Living with incurable cancer: talking to my children

In this guest blog post, Shine community member Beth writes about her story of living with incurable bowel cancer, and shares her experiences of talking about her illness with her young children.


 

ME.jpg

Meet Beth

My name is Beth, and I was diagnosed with bowel cancer in 2016 at the age of 37. I was working as a Paralegal, and about to start the final year of my law degree. This diagnosis could not have come at a worse time, just when I was finally pursuing the career of my dreams and becoming a solicitor. However, it was not my career that came to mind, but my family: my husband and my babies.

In 2017 things went from bad to worse. I was told that the cancer had spread to my lungs and was now incurable. I was given six months to three years to live. My son Joseph was nine at the time, and my daughter Abigail was just seven. How was I going to tell them? What was I going to tell them? How much should I tell them? How much would they understand? How could I make sure I was always a part of their lives? What could I put in place for them emotionally for when I was gone?

I had a lot of questions – mostly about my kids, not medical questions for the doctors. Who to ask? I found charity leaflets about talking to children about cancer, but they were very generic; I felt that there was a lack of support for parents and children in this situation. I wanted to speak to child psychologists, parents who had been through this, adults who had lost a parent as a child – anyone who could give me insight into the best things to do for my children. in the end I found help, ideas and support from my followers on my Facebook page. I asked if anyone had lost a parent at a young age and if so, what had helped them. Then the ideas came flooding in.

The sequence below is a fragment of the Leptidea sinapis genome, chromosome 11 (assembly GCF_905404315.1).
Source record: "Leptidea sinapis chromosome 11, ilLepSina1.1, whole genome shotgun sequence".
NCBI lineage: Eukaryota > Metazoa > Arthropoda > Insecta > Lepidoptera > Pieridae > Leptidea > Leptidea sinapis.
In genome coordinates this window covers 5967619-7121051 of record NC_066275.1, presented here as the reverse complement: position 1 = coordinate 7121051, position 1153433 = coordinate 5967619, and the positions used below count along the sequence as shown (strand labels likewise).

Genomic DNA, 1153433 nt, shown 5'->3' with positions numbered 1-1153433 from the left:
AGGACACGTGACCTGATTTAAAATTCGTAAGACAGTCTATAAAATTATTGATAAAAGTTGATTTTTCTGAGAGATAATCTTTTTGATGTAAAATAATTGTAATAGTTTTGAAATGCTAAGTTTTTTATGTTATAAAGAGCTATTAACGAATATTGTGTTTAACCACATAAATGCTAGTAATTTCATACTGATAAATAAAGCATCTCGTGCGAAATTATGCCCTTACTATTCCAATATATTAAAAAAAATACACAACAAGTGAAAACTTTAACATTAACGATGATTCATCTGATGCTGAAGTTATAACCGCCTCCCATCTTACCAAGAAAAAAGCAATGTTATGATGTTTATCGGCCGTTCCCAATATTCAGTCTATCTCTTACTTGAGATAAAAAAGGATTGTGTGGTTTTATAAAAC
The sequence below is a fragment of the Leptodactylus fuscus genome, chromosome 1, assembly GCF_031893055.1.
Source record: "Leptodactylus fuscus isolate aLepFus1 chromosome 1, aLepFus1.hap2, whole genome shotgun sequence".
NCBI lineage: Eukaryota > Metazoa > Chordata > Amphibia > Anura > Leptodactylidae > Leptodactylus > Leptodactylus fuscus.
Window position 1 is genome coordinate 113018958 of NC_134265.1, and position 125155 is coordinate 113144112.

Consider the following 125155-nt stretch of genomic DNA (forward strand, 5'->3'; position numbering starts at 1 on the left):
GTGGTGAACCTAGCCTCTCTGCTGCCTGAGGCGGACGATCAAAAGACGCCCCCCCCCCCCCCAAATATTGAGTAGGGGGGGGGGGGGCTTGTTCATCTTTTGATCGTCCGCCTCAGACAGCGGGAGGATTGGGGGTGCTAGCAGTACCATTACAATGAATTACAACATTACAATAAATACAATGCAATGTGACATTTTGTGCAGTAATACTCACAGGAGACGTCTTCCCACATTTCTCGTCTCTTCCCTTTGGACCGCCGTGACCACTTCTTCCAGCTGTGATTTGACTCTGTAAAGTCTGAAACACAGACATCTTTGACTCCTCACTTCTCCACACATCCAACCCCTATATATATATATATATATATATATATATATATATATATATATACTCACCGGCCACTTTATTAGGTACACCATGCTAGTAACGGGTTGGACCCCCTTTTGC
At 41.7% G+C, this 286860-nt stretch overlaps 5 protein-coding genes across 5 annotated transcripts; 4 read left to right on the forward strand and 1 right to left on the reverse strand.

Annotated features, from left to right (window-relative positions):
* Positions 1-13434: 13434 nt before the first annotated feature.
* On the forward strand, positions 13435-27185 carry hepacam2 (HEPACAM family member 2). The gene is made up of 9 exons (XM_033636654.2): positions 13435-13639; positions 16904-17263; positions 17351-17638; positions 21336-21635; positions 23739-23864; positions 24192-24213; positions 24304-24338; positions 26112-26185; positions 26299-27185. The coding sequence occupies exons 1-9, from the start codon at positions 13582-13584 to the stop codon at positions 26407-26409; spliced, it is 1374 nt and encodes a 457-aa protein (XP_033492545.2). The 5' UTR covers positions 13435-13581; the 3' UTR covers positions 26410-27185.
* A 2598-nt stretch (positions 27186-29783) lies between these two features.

When I was first told I had cancer, we told the kids that I had some bad cells and the doctors were going to take them out, meaning that I would be in hospital for a bit. After my initial operation, we explained that I would need to have some medicine to kill off any tiny bad cells that the doctors could not see and help prevent any more bad cells growing. We explained that the medicine might make me feel ill. The progression of my cancer meant that I needed to break the news that the bad cells were back, the doctors could not cure me and – the bit I still needed to get my head around – I was going to die (but we had no idea when).

di3 004

Beth and her family

I talked to Richard, my husband. We planned to sit the children down and talk as a family, but not about time frames. Unfortunately, we never did get to sit down and do this. Life has a funny way of taking these things out of your hands.

I did tell Joseph and Abigail, but it was one afternoon when I was snuggled up on the sofa watching TV with them. An advert about cancer came on and Joseph turned to me and said ‘you had cancer didn’t you, Mummy? But you don’t have it anymore.’ My heart sank. We had never used the ‘cancer’ word, but he knew. Yet that was not what got me. Yes, I was going to have to shatter their world, and it would have to be now because I could not lie to them. The conversation went something like this: